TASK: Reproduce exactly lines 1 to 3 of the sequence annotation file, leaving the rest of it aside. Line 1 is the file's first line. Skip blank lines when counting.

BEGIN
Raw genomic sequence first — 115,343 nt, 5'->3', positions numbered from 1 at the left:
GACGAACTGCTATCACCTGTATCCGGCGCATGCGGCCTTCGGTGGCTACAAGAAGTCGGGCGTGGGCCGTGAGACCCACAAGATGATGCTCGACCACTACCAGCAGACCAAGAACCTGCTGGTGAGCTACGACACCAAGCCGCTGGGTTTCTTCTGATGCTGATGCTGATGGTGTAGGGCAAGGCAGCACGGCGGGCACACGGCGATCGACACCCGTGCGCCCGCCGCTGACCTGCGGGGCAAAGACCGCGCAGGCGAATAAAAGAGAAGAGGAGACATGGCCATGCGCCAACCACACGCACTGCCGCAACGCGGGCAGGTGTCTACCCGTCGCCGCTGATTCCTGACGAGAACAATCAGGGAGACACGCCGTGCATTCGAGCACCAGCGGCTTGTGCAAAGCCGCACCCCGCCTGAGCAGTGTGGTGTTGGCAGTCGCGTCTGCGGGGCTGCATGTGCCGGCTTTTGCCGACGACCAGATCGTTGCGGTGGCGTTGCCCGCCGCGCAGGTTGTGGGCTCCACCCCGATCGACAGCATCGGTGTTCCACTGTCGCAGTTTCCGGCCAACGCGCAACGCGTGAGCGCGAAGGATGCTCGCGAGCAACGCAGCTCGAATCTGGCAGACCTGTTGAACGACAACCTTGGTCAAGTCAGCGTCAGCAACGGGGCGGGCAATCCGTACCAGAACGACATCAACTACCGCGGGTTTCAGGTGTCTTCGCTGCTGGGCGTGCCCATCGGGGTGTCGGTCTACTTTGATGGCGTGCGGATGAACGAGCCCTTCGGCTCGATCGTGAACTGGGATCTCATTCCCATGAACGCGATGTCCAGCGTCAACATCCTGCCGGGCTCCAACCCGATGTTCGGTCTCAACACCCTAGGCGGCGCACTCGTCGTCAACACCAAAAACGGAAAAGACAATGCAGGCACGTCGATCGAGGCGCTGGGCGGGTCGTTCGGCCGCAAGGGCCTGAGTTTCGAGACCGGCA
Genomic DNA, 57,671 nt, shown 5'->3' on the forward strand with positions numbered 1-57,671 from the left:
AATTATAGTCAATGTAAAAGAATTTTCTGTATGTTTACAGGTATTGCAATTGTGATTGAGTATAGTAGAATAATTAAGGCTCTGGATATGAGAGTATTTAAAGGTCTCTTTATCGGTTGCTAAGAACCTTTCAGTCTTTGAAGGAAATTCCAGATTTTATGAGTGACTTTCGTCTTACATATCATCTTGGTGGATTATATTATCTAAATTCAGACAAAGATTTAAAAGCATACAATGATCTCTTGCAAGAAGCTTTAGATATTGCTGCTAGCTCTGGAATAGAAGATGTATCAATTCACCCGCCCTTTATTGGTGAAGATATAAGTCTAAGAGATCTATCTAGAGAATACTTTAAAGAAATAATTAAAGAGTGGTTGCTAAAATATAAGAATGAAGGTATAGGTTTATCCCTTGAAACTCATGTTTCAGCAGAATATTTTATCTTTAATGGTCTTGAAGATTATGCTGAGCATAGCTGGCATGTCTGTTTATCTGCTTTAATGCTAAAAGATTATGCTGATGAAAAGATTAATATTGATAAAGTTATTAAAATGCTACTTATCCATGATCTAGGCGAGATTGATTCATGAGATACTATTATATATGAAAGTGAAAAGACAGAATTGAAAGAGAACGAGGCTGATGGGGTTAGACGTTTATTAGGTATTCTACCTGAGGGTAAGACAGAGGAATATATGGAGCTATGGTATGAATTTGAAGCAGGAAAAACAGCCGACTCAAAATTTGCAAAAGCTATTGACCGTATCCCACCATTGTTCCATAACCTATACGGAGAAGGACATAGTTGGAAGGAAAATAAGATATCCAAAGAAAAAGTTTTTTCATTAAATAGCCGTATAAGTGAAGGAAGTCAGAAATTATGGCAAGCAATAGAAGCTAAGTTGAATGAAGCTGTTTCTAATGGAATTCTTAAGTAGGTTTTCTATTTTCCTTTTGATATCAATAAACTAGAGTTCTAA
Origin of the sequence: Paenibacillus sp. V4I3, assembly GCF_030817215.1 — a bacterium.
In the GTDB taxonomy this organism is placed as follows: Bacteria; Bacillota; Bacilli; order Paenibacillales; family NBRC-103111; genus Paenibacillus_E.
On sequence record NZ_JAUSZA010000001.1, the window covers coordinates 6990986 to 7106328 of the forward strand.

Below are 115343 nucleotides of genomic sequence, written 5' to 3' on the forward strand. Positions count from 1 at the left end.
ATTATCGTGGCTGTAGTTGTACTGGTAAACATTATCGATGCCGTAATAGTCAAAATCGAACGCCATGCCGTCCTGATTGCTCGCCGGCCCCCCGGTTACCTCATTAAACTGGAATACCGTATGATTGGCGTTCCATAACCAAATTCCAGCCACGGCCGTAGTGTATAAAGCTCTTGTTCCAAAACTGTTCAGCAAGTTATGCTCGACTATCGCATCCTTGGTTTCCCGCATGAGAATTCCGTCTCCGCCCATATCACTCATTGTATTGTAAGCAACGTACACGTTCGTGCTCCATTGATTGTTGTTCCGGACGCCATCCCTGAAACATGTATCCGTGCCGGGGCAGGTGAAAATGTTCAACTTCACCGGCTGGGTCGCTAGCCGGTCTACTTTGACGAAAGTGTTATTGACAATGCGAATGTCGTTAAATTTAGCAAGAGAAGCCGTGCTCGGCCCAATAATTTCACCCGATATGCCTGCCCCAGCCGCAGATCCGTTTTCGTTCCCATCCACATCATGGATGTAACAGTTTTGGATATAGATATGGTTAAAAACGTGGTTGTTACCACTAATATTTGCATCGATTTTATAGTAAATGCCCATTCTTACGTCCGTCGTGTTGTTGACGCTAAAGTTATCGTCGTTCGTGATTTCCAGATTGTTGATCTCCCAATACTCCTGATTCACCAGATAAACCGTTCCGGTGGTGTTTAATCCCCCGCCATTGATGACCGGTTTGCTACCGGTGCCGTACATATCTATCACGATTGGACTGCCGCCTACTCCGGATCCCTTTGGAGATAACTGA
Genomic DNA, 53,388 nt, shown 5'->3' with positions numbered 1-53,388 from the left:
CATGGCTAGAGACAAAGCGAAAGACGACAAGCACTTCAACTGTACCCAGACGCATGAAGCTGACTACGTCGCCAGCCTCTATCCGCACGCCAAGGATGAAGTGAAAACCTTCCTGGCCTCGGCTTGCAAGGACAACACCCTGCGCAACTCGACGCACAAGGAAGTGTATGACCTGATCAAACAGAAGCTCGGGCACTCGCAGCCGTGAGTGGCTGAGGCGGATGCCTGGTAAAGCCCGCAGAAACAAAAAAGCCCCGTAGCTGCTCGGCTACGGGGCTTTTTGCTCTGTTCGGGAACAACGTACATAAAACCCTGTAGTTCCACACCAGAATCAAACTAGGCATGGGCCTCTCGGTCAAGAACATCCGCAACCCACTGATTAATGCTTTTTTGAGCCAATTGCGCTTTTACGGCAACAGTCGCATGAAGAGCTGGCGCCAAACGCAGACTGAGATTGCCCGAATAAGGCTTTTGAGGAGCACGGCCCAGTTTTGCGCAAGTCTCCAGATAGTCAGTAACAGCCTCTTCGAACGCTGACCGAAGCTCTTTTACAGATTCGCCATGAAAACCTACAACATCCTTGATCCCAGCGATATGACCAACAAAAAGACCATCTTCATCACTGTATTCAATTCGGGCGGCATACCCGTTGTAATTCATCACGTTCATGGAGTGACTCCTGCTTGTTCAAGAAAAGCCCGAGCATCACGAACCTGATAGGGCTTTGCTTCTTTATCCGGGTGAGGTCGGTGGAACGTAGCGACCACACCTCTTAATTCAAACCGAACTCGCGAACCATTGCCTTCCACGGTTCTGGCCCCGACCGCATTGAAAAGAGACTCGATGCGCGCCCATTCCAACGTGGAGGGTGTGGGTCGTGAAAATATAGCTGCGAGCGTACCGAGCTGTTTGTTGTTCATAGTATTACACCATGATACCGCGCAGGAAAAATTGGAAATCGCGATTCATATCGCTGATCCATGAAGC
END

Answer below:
Raw genomic sequence first — 115,343 nt, 5'->3', positions numbered from 1 at the left:
GACGAACTGCTATCACCTGTATCCGGCGCATGCGGCCTTCGGTGGCTACAAGAAGTCGGGCGTGGGCCGTGAGACCCACAAGATGATGCTCGACCACTACCAGCAGACCAAGAACCTGCTGGTGAGCTACGACACCAAGCCGCTGGGTTTCTTCTGATGCTGATGCTGATGGTGTAGGGCAAGGCAGCACGGCGGGCACACGGCGATCGACACCCGTGCGCCCGCCGCTGACCTGCGGGGCAAAGACCGCGCAGGCGAATAAAAGAGAAGAGGAGACATGGCCATGCGCCAACCACACGCACTGCCGCAACGCGGGCAGGTGTCTACCCGTCGCCGCTGATTCCTGACGAGAACAATCAGGGAGACACGCCGTGCATTCGAGCACCAGCGGCTTGTGCAAAGCCGCACCCCGCCTGAGCAGTGTGGTGTTGGCAGTCGCGTCTGCGGGGCTGCATGTGCCGGCTTTTGCCGACGACCAGATCGTTGCGGTGGCGTTGCCCGCCGCGCAGGTTGTGGGCTCCACCCCGATCGACAGCATCGGTGTTCCACTGTCGCAGTTTCCGGCCAACGCGCAACGCGTGAGCGCGAAGGATGCTCGCGAGCAACGCAGCTCGAATCTGGCAGACCTGTTGAACGACAACCTTGGTCAAGTCAGCGTCAGCAACGGGGCGGGCAATCCGTACCAGAACGACATCAACTACCGCGGGTTTCAGGTGTCTTCGCTGCTGGGCGTGCCCATCGGGGTGTCGGTCTACTTTGATGGCGTGCGGATGAACGAGCCCTTCGGCTCGATCGTGAACTGGGATCTCATTCCCATGAACGCGATGTCCAGCGTCAACATCCTGCCGGGCTCCAACCCGATGTTCGGTCTCAACACCCTAGGCGGCGCACTCGTCGTCAACACCAAAAACGGAAAAGACAATGCAGGCACGTCGATCGAGGCGCTGGGCGGGTCGTTCGGCCGCAAGGGCCTGAGTTTCGAGACCGGCA
Genomic DNA, 57,671 nt, shown 5'->3' on the forward strand with positions numbered 1-57,671 from the left: